By Mary Lowry
The Audi Allroad is back on the job after a seven-year sabbatical during which it was replaced by the A4 Avant. For 2013 the Avant has retired.
Though both vehicles are luxury wagons based on the A4 sedan, Audi isn’t just swapping names back and forth between the two cars. When the Avant took over in 2006, changes were made, and the new 2013 Allroad is different from the A4 Avant it supersedes. The Allroad is 0.6 inches wider, 2.3 inches taller, and has 1.5 inches more ground clearance. Wheelbase length has been stretched to 110.4 inches, creating a smoother ride. Headroom for the driver and front-seat passenger has also been increased.
The 2013 Allroad (Audi stylizes the name by using all lowercase letters: allroad) is more powerful and gets better fuel economy than the original version. Mechanically, it comes one-size-fits-all, with a terrific 2.0-liter turbocharged four-cylinder engine generating 211 horsepower and 258 lb-ft of torque, coupled with an equally impressive Tiptronic eight-speed automatic transmission and topped off with Audi’s esteemed all-wheel drive system, Quattro (Audi lowercases that name, too: quattro).
Three trim levels are offered: Premium ($40,495), Premium Plus ($43,795), and Prestige ($49,695). These prices include a destination charge of $895.
Allroad’s zero to 60 mph acceleration time is 6.5 seconds. The fuel economy rating is 20 mpg city and 27 mpg highway, and premium fuel is recommended.
The earlier Allroad was built to handle off-road driving, and at the car’s press introduction Audi proved it by including a long and fairly rugged off-road segment in the all-day drive route. The new Allroad isn’t intended for off-road use, but with 7.1 inches of ground clearance and all-wheel drive, it can be taken off-pavement onto rough roads if they’re not seriously thrashed.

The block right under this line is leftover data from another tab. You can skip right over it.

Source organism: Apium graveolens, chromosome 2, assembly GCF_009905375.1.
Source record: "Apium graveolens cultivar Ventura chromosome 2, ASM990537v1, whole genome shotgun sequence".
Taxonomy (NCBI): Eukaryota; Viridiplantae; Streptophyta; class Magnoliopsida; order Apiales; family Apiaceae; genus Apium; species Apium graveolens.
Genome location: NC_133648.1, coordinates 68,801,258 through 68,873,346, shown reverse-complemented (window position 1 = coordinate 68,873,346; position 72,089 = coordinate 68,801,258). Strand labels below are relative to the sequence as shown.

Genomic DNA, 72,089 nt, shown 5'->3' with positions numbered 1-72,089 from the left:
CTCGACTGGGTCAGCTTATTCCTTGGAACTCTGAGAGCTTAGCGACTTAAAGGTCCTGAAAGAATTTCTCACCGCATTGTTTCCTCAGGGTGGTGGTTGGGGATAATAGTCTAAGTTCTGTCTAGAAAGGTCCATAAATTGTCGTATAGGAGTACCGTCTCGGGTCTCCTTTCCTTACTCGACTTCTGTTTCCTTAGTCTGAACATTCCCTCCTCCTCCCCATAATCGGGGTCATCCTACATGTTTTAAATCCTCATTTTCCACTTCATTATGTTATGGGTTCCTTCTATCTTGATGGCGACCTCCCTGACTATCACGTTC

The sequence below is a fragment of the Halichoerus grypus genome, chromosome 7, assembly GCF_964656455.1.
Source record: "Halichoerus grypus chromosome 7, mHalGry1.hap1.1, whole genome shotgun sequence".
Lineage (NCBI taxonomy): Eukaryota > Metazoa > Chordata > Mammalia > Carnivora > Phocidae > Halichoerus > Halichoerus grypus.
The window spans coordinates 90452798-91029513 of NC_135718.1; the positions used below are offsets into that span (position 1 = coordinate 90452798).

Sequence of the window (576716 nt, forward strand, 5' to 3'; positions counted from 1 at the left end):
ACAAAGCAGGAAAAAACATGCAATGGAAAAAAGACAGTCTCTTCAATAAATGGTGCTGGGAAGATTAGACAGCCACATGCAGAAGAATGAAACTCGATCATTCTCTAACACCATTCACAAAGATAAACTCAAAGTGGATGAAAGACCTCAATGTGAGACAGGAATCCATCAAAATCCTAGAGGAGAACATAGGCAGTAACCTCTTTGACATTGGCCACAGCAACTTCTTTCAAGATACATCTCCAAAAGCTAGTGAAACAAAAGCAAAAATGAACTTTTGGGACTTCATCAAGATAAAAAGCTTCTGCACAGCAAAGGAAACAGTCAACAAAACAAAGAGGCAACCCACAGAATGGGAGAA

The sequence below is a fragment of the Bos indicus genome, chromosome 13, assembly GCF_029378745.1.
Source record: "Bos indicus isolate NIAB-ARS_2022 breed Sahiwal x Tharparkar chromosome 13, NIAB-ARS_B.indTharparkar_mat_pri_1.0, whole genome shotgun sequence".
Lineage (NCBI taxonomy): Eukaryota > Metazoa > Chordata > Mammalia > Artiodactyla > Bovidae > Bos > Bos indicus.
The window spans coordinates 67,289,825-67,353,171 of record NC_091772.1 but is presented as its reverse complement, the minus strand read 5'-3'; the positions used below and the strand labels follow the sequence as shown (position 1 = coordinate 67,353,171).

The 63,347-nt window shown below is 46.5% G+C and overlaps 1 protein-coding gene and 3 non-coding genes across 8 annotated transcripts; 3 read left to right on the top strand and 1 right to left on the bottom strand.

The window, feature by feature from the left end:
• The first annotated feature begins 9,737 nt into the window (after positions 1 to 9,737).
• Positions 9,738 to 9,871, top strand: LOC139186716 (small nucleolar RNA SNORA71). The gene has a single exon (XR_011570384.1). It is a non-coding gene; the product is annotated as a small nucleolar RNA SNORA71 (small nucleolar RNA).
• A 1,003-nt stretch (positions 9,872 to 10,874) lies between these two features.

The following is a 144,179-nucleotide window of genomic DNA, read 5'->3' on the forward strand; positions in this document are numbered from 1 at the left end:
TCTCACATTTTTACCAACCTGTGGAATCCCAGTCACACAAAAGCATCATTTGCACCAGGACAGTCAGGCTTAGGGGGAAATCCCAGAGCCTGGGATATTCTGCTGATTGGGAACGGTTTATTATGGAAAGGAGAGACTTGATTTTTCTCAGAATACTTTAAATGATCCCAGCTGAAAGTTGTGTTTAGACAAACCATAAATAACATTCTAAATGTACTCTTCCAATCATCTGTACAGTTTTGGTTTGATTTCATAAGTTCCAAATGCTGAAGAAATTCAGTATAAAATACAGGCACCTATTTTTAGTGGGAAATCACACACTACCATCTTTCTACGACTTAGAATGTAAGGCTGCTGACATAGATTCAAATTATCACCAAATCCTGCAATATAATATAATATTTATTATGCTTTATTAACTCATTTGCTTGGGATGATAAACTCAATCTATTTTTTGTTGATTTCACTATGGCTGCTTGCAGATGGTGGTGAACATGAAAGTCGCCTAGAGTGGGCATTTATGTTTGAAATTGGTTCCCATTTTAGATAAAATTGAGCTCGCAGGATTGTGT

On pavement, Quattro provides a large dose of extra stability, especially welcome if the road is wet or white.
Audi’s status as a luxury brand is reflected in the Allroad interior’s impeccable workmanship and high comfort level. A 12-way power adjustable driver’s seat and 8-way power adjustable front passenger seat are standard equipment. Other standard features are a panoramic sunroof with power sunshade, halogen headlights with front and rear foglights, and a 10-speaker Audi premium sound system that includes Sirius satellite radio, CD player and MP3 playback capability.
Also standard is a Pacific Northwest driver’s dream: rain-sensing windshield wipers with a four-position adjustable sensor rate. I use windshield wipers as soon as there’s a molecule of water on the glass, but I have a friend who’s the opposite. She lets rain soak the windshield for so long before she does anything, you’d think her wipers weren’t working. With the Allroad’s adjustable sensor rate, both extremes, or close to it, can be accommodated.
The second-row split seat is foldable, creating 50 cubic feet of cargo space. With the seats upright, the rear cargo area measures 27 cubic feet and includes a retractable cover.
My tester was a Premium Plus model, whose $3,300 above the Premium model adds an auto-dimming interior mirror with compass, auto-dimming power-folding and heated outside mirrors, Audi music interface with iPod cable, Bluetooth preparation, driver information system with trip computer, heated front seats with driver-side memory, HomeLink garage door opener, Audi xenon plus lighting with LED daytime running lights, three-zone climate control, and a power tailgate.
On a base model whose price tag tops $40,000, it seems like these features should be standard. But the cachet of the Audi brand and the excellent driving dynamics of its German engineering come at a cost. For some buyers it’s worth it. For others, not so much.
Mary Lowry is a free-lance automotive writer who has been reviewing cars for more than 20 years. The cars are provided by the manufacturers as a one-week loan for review purposes only. In no way do the manufacturers control the content of the reviews.